Based on Marcus Luttrell's 2013 book of the same title, "Lone Survivor" is Luttrell's gripping, true story. After opening scenes establish the chain of command, humor at the expense of a newbie, and casual camaraderie, Operation Red Wings launches. It's June 28th, 2005 as the reconnaissance team of Danny Dietz, Michael Murphy, Matthew Axelson and Lutrell head by helicopter from Bagram Airfield, Afghanistan, to insertion in a mountainous area bordering Pakistan. They're looking for Taliban leader Ahmad Shah, spotted in the region, wanted for American deaths.
No one could have predicated the next stroke of bad luck. Three goat herders, one a boy, stumble upon the four from SEAL Team 10 dug into the rocky terrain. They must now decide whether to kill, restrain and abandon, or free the herders. The debate that ensues goes quickly but resonates through the remainder of the film. They let the herders go. Soon the four SEALs will face intense firepower. An extraction team of 16 Special Op Forces' men heads for the area and will suffer dire consequences themselves, as will the nearby, friendly Pashtun villagers.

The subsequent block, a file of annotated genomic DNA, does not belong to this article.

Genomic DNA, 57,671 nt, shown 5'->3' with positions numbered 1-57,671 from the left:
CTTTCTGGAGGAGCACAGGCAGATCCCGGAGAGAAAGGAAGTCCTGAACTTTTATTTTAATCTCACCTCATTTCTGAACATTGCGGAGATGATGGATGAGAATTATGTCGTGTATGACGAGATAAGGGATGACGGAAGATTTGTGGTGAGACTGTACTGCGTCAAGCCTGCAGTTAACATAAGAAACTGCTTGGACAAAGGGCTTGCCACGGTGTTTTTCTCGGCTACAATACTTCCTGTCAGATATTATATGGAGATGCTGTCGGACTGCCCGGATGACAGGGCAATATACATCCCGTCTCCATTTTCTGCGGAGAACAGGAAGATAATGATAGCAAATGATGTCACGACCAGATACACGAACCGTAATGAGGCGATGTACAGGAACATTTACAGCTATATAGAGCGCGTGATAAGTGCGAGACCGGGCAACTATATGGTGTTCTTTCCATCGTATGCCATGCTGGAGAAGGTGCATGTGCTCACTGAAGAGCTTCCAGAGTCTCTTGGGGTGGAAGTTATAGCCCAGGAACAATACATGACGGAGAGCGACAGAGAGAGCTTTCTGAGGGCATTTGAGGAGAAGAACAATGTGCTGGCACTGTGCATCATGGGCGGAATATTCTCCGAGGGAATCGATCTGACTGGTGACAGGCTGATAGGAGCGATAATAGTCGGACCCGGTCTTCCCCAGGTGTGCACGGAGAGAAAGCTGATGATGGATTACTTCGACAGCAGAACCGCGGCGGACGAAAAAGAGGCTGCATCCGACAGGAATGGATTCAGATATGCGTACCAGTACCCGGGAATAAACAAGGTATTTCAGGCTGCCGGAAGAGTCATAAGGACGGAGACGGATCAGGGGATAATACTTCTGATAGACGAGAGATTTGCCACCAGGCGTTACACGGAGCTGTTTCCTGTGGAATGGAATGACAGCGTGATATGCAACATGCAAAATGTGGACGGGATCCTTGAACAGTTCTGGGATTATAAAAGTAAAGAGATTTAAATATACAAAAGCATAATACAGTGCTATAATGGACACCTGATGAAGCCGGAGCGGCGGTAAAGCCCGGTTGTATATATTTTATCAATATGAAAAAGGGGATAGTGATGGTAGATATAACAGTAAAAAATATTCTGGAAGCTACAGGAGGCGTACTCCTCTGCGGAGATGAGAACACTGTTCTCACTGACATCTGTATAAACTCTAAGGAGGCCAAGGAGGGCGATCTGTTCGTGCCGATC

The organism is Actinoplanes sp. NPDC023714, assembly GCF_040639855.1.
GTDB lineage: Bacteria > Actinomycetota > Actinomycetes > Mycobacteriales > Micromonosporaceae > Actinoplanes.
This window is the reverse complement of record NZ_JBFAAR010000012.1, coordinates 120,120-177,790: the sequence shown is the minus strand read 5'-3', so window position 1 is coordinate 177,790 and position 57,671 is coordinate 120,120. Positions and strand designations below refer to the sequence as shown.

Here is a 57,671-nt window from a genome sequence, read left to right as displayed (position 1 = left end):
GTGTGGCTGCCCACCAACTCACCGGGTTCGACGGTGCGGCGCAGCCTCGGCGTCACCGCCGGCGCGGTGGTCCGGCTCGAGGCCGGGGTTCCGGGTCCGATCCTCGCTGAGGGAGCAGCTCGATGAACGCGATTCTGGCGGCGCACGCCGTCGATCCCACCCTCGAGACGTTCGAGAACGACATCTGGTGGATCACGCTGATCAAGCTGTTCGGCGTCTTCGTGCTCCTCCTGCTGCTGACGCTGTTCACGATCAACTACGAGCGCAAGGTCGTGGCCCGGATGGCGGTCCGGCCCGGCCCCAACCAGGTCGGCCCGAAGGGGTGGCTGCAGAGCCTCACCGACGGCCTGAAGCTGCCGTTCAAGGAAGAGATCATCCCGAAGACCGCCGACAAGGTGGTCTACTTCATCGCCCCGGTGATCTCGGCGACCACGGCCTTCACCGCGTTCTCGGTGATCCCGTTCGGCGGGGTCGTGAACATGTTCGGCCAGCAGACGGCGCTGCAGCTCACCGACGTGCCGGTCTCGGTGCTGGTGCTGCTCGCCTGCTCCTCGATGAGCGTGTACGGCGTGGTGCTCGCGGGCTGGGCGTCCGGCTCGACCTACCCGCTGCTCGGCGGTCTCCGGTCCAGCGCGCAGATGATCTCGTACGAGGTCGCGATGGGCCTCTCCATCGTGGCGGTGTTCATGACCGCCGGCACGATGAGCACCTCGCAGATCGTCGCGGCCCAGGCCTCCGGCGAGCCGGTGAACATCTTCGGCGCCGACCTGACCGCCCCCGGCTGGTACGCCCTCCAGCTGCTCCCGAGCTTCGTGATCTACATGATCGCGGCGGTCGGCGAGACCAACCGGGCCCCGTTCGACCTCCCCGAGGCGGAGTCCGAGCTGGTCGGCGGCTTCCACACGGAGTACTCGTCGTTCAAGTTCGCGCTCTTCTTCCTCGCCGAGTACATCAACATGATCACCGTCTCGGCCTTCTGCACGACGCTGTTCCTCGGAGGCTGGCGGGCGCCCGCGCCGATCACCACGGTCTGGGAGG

The sound, the location work, and the staging of the combat scenes present the battle with terrifying immediacy. Co-writer/director Peter Berg keeps the camera close, the claustrophobia and confusion palpable. It refuses to look away from the gruesome combat, its staging aided by consultation on the set with Lutrell himself.
Actors Mark Wahlberg, Taylor Kitsch, Emile Hirsch and Ben Foster give dynamic performances as the four principals, and the supporting cast is equally good, especially Eric Bana as Lt. Commander Erik Kristensen. They have gone on record saying how important it was for them to get this right. And "Lone Survivor" respects and honors the bravery of those who lost their lives in this mission. It's a compelling, convincing film, but note that it is not for the squeamish or the very young. Check area listings.